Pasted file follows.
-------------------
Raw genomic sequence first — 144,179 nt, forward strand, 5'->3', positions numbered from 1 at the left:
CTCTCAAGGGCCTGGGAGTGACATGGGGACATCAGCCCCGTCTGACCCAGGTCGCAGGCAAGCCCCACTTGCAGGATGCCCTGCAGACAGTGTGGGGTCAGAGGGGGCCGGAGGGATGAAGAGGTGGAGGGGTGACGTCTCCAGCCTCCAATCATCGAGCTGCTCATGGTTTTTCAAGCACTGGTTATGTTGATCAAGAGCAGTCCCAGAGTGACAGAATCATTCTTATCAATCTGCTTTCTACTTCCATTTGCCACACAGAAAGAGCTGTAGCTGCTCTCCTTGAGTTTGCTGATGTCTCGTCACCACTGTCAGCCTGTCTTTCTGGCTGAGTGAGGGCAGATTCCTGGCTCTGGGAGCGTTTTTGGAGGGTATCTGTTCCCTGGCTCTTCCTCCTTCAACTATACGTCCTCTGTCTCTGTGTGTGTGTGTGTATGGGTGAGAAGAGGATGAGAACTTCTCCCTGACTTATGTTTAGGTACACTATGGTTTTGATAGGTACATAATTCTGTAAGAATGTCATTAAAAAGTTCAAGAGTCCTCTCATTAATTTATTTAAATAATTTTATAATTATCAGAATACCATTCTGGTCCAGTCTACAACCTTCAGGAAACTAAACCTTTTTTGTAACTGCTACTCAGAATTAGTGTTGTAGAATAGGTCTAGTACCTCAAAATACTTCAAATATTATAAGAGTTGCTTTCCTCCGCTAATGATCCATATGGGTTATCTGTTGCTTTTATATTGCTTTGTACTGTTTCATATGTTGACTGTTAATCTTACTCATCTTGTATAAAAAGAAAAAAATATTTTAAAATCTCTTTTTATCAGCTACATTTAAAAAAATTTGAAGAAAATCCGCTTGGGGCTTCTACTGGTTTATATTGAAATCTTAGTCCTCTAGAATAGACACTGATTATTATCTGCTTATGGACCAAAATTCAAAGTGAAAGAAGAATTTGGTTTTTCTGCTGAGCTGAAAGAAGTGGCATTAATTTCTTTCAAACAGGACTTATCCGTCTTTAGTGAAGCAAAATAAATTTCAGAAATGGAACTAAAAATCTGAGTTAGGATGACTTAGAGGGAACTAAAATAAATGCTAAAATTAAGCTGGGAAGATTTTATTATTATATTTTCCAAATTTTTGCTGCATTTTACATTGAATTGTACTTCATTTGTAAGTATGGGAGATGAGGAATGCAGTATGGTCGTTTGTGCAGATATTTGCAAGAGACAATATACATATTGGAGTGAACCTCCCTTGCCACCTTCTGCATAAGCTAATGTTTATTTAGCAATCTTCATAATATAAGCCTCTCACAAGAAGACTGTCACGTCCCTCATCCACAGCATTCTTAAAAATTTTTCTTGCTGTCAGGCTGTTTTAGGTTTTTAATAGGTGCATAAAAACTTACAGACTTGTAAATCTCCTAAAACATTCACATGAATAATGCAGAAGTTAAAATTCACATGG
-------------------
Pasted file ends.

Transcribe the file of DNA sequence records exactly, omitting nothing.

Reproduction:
Raw genomic sequence first — 144,179 nt, forward strand, 5'->3', positions numbered from 1 at the left:
CTCTCAAGGGCCTGGGAGTGACATGGGGACATCAGCCCCGTCTGACCCAGGTCGCAGGCAAGCCCCACTTGCAGGATGCCCTGCAGACAGTGTGGGGTCAGAGGGGGCCGGAGGGATGAAGAGGTGGAGGGGTGACGTCTCCAGCCTCCAATCATCGAGCTGCTCATGGTTTTTCAAGCACTGGTTATGTTGATCAAGAGCAGTCCCAGAGTGACAGAATCATTCTTATCAATCTGCTTTCTACTTCCATTTGCCACACAGAAAGAGCTGTAGCTGCTCTCCTTGAGTTTGCTGATGTCTCGTCACCACTGTCAGCCTGTCTTTCTGGCTGAGTGAGGGCAGATTCCTGGCTCTGGGAGCGTTTTTGGAGGGTATCTGTTCCCTGGCTCTTCCTCCTTCAACTATACGTCCTCTGTCTCTGTGTGTGTGTGTGTATGGGTGAGAAGAGGATGAGAACTTCTCCCTGACTTATGTTTAGGTACACTATGGTTTTGATAGGTACATAATTCTGTAAGAATGTCATTAAAAAGTTCAAGAGTCCTCTCATTAATTTATTTAAATAATTTTATAATTATCAGAATACCATTCTGGTCCAGTCTACAACCTTCAGGAAACTAAACCTTTTTTGTAACTGCTACTCAGAATTAGTGTTGTAGAATAGGTCTAGTACCTCAAAATACTTCAAATATTATAAGAGTTGCTTTCCTCCGCTAATGATCCATATGGGTTATCTGTTGCTTTTATATTGCTTTGTACTGTTTCATATGTTGACTGTTAATCTTACTCATCTTGTATAAAAAGAAAAAAATATTTTAAAATCTCTTTTTATCAGCTACATTTAAAAAAATTTGAAGAAAATCCGCTTGGGGCTTCTACTGGTTTATATTGAAATCTTAGTCCTCTAGAATAGACACTGATTATTATCTGCTTATGGACCAAAATTCAAAGTGAAAGAAGAATTTGGTTTTTCTGCTGAGCTGAAAGAAGTGGCATTAATTTCTTTCAAACAGGACTTATCCGTCTTTAGTGAAGCAAAATAAATTTCAGAAATGGAACTAAAAATCTGAGTTAGGATGACTTAGAGGGAACTAAAATAAATGCTAAAATTAAGCTGGGAAGATTTTATTATTATATTTTCCAAATTTTTGCTGCATTTTACATTGAATTGTACTTCATTTGTAAGTATGGGAGATGAGGAATGCAGTATGGTCGTTTGTGCAGATATTTGCAAGAGACAATATACATATTGGAGTGAACCTCCCTTGCCACCTTCTGCATAAGCTAATGTTTATTTAGCAATCTTCATAATATAAGCCTCTCACAAGAAGACTGTCACGTCCCTCATCCACAGCATTCTTAAAAATTTTTCTTGCTGTCAGGCTGTTTTAGGTTTTTAATAGGTGCATAAAAACTTACAGACTTGTAAATCTCCTAAAACATTCACATGAATAATGCAGAAGTTAAAATTCACATGG